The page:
The progression of HAM/TSP has mainly been analyzed in cross-sectional studies.17-19 The disease course is usually described as varying widely among patients, and several investigators have shown that a subgroup of patients experiences rapid disease progression.18-20 We confirmed that a subgroup of patients has a faster rate of progression. While the median time from onset to wheelchair confinement was 7 years among patients who reached DSS 6 within 3 years, the median time was 28 years among those reaching DSS 6 after this period. Earlier studies6,14-16 speculate that disability progression occurs in the initial stage of the illness, reportedly during the first year in a study by Araùjo et al,17 and becomes stable after this step. The results of our study disagree with this progression spectrum of HAM/TSP and show that motor disability progresses during the entire follow-up period. Our longitudinal data and the previous transversal findings are difficult to compare, and disagreement may result from methodological differences. In a study29 with 4 years of follow-up, only 17% of patients with HAM/TSP experienced significant disability progression, whereas in another study30 one half of 64 patients with HAM/TSP followed-up for 10 years showed significant disability deterioration. The results of these 2 studies suggest that a long follow-up period is required to reveal meaningful changes in disability. What seems to emerge from the data as a whole is that motor disability worsens throughout the entire disease course.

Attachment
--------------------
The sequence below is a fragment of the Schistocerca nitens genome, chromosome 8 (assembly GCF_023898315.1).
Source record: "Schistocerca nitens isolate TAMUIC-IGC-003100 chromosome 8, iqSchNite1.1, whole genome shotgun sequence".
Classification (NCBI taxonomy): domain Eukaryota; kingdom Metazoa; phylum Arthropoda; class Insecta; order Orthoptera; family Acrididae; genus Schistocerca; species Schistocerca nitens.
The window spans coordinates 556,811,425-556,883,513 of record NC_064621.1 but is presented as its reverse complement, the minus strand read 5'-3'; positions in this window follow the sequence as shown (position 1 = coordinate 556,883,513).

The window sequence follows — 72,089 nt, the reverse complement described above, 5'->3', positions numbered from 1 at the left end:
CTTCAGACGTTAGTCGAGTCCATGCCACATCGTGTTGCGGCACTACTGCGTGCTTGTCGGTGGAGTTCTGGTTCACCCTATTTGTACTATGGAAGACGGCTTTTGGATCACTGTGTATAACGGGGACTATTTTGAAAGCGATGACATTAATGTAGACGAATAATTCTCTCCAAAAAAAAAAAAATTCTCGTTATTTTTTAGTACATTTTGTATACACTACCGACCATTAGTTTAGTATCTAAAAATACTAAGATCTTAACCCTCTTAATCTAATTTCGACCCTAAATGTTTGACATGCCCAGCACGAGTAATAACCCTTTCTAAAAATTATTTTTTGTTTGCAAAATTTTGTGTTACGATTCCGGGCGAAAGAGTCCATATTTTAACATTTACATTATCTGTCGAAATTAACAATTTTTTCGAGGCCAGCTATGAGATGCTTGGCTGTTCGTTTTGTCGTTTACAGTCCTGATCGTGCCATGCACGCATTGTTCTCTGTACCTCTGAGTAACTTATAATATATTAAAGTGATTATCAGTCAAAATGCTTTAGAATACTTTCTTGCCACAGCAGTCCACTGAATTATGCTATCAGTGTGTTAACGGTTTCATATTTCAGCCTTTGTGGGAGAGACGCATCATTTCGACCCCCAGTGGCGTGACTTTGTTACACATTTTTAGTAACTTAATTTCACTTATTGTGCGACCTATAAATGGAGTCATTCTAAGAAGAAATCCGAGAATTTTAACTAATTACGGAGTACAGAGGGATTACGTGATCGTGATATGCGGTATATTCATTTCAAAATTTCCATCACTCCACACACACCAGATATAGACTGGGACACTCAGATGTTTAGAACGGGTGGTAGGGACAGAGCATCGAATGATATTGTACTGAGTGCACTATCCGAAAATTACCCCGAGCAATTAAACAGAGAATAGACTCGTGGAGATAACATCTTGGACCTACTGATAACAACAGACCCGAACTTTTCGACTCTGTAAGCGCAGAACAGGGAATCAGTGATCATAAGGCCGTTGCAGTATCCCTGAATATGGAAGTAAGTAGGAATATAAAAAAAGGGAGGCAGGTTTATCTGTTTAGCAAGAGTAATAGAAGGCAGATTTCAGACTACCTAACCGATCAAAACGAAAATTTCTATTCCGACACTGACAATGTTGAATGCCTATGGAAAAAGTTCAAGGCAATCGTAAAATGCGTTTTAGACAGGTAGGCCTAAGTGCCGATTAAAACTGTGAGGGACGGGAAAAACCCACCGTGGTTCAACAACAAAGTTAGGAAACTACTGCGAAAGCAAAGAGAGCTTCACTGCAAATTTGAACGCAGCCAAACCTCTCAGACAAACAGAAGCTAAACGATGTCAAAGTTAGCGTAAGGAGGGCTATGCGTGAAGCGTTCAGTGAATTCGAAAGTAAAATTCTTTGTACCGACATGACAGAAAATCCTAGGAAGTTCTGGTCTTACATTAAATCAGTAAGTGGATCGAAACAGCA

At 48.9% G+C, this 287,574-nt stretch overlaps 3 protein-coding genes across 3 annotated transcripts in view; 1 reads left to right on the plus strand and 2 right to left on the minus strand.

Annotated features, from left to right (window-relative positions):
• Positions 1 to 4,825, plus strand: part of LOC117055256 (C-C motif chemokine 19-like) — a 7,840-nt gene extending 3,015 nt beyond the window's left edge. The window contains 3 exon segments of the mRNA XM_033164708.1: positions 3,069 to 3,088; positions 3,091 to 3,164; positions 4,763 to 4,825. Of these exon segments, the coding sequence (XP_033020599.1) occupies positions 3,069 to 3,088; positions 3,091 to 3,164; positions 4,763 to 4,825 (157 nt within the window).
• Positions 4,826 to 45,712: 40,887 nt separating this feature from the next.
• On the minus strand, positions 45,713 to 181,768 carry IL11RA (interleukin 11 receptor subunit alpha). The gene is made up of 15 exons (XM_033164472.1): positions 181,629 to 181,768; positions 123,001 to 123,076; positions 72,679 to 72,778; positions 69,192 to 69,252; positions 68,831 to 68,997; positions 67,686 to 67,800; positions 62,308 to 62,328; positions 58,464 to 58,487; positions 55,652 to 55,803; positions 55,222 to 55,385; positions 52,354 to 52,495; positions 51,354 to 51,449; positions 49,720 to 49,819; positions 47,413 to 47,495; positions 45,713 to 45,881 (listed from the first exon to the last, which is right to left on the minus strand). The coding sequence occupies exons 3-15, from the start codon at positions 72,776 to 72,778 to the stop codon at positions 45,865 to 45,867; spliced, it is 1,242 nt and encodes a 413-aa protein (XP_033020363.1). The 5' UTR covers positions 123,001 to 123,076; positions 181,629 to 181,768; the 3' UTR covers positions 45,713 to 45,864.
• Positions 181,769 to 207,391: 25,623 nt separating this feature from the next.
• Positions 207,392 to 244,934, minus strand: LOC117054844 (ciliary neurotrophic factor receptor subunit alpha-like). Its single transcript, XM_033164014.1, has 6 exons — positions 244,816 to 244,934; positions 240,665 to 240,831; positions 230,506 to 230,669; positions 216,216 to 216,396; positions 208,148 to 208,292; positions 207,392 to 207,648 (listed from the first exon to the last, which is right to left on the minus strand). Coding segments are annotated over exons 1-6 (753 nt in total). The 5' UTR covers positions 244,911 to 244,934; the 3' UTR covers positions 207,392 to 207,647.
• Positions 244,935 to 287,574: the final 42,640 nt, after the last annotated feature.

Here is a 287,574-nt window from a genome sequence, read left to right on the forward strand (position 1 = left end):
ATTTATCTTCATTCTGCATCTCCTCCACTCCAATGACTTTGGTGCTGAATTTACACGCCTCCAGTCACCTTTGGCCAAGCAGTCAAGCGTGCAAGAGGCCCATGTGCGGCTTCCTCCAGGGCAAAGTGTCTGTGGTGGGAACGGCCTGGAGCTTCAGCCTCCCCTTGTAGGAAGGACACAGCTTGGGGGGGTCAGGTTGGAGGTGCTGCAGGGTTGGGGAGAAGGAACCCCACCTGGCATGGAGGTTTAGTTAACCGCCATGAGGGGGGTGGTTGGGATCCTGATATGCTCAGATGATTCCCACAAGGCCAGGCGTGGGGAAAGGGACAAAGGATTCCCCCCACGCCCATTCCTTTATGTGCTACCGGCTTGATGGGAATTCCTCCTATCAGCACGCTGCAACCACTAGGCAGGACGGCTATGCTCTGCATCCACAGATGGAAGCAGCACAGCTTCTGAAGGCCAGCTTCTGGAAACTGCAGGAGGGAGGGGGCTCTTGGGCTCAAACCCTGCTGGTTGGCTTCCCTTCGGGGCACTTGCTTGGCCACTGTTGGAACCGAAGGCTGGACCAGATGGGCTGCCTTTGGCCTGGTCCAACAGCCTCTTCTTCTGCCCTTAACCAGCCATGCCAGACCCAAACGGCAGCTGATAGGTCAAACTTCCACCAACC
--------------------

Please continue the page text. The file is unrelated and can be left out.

The disability progression seems slightly more favorable in primary progressive multiple sclerosis than in HAM/TSP. However, the natural history data from population-based cohorts with primary progressive multiple sclerosis demonstrate results similar to our findings in patients with HAM/TSP, with the assignment of DSS 6 from onset of primary progressive multiple sclerosis ranging from 6 to 8 years31-33 and a median time from onset to DSS 8 of 18 years in a London, Ontario, cohort.32